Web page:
Nimble Industries

Mute Apocalyptic Siren Noise on Video Calls with Krisp


I’ve been using Krisp for the last two months to reduce background noise on conference calls and it has drastically improved my work-from-home experience.

For the past 10 years or so, I’ve been working remotely full time. Remote work, for me at least, truly is the best way to be productive both personally and professionally. I believe it can work well for vast swaths of the workforce, technology workers and otherwise. But it requires an adjustment to new ways of working, new ways of thinking, self motivation, adherence to routine, and a curated home work environment designed for productivity.

It’s that home work environment that I’ve spent the most time tuning and improving incrementally. In addition to a great desk and chair, carefully honed workspace, and good noise cancelling headphones, I recently invested in a $60/year (recently reduced to $40/year) service called Krisp that has dramatically reduced background noise on all my daily stand-ups, pair programming sessions, and conference calls.

Krisp Installation and Usage

You install the Krisp application locally and it doesn’t send your audio anywhere else. It’s available for Mac, Windows, Chrome, and iOS, but I’ve only used the Mac application. When installed on Mac, it provides a virtual speaker and virtual microphone that can then be selected from just about any application. I’ve used it with Google Meet, Slack, Tuple, Zoom, and GoTo Meeting. You simply choose Krisp from the list of available input and output sources. Since most apps remember your last choice, I only had to do this once.

Then, inside a menu bar overlay, Krisp provides toggles to enable and disable noise cancellation and choose the hardware input and output device. The great thing about Krisp is that it handily mutes background noise not just from your environment for others on your call, but from the environment of the rest of the people on your call. You improve the call experience for yourself and for others at the same time.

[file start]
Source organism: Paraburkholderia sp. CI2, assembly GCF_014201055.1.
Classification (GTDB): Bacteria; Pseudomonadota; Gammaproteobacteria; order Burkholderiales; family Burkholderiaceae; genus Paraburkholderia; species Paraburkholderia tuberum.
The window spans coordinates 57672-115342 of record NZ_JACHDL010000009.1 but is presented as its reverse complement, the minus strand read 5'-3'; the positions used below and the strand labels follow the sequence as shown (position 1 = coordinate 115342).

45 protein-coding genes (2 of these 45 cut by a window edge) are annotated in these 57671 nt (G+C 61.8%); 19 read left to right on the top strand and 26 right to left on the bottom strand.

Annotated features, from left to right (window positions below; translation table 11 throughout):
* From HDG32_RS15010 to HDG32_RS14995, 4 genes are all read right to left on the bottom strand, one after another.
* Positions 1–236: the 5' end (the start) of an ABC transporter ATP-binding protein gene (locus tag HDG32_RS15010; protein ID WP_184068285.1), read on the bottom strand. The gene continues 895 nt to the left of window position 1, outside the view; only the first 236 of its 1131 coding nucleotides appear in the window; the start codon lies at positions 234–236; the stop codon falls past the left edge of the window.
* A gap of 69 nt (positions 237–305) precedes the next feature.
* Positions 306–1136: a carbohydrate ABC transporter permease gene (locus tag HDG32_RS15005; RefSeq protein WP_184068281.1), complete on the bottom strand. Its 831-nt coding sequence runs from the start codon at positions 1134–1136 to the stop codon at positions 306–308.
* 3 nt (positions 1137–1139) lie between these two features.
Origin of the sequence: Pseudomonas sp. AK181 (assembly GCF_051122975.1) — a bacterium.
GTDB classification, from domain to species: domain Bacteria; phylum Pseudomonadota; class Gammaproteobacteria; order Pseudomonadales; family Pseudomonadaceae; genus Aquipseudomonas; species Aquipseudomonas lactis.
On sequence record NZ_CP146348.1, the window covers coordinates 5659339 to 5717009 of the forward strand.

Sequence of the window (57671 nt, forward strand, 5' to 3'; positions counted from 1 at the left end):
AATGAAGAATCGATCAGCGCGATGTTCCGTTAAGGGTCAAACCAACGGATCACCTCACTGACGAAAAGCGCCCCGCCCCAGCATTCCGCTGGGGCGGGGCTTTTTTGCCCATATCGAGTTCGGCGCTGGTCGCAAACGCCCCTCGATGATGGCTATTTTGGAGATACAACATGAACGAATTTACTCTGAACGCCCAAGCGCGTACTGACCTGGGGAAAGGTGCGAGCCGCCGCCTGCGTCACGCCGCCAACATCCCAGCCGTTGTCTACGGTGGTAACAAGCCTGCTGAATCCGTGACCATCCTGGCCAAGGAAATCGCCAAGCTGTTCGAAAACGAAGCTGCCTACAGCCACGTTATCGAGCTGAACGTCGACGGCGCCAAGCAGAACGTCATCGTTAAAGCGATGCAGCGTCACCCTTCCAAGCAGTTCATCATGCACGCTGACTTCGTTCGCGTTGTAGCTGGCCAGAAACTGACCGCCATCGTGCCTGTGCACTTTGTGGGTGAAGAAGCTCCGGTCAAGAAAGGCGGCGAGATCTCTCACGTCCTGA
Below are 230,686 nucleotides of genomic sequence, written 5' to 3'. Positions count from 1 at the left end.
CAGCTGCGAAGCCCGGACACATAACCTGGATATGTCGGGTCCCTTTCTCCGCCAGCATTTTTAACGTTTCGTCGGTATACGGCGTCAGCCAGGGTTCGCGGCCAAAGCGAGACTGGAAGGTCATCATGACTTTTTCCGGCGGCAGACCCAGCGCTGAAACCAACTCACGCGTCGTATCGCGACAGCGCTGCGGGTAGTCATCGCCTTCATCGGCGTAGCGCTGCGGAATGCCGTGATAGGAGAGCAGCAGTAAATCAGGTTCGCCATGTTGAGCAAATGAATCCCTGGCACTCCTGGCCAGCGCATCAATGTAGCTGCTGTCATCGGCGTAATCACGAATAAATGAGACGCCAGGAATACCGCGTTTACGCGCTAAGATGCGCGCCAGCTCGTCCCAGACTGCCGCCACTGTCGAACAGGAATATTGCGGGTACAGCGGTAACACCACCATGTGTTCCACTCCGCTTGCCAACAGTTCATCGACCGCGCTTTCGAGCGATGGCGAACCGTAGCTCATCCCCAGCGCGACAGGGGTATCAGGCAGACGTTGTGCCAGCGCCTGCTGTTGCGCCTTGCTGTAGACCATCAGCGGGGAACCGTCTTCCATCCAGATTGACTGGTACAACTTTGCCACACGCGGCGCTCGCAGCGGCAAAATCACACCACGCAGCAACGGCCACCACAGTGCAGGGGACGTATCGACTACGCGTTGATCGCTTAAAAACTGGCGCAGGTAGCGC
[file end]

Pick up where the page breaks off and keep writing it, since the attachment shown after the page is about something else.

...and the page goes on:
Krisp adds a virtual microphone and speakers to your computer and a small panel for configuring and enabling it.

A Changing Noise Landscape

The discovery of Krisp, which has been officially released for almost a year, could not have come at a more opportune time for me. I’ve generally always been noise sensitive and living on a major Manhattan thoroughfare has been a challenge. But the recent COVID-19 pandemic has meant many other people are forced to work from home, including my wife. This also includes the partners, roommates, and children of many of the other people on my conference calls.

A decrease in Manhattan car traffic has meant the general vehicle noise that I’ve dealt with for many years has reduced. But, grimly, traffic sounds have been replaced by the constant drone of ambulances, as New York City’s EMS system struggles under the weight of its largest surge in dispatches since 9/11. With Krisp enabled, my call participants cannot hear these invasive siren sounds, and my own ears are also spared should noise blast through their background. The difference is astonishing, which I was reminded of this morning on a sprint planning call after forgetting to use Krisp. The sirens just disappear when enabled.

Also gone are all kinds of ancillary background noises, including screaming children and the noise of coffee shops (remember those?). Perhaps the most annoying noise that Krisp handily defeats is that of keyboard typing. When people don’t use headsets, but rather an internal laptop mic, the sound can be deafening. But with Krisp, I can’t hear any of it.

Whether you’re a veteran to working from home, or the coronavirus has recently forced you to join our ranks, Krisp is an essential tool. It’s made my home work environment more productive. Their recent reduction in pricing in response to the large surge in interest makes it an even easier decision.

Affiliate Links

Krisp offers a referral program and I’ve affiliated all the links in this article to them. I will donate all the profits from this article to the Coalition for the Homeless in NYC. They are an essential organization that continues to help the most vulnerable New Yorkers during this harrowing time. I seeded that donation in advance with a $100 one of my own.

About the author

Colin Bartlett

Colin Bartlett is co-founder of Nimble Industries, creators of StatusGator, VimTricks, and many more. He has been building web applications, managing software development projects, and leading engineering teams for 22 years.

Nimble Industries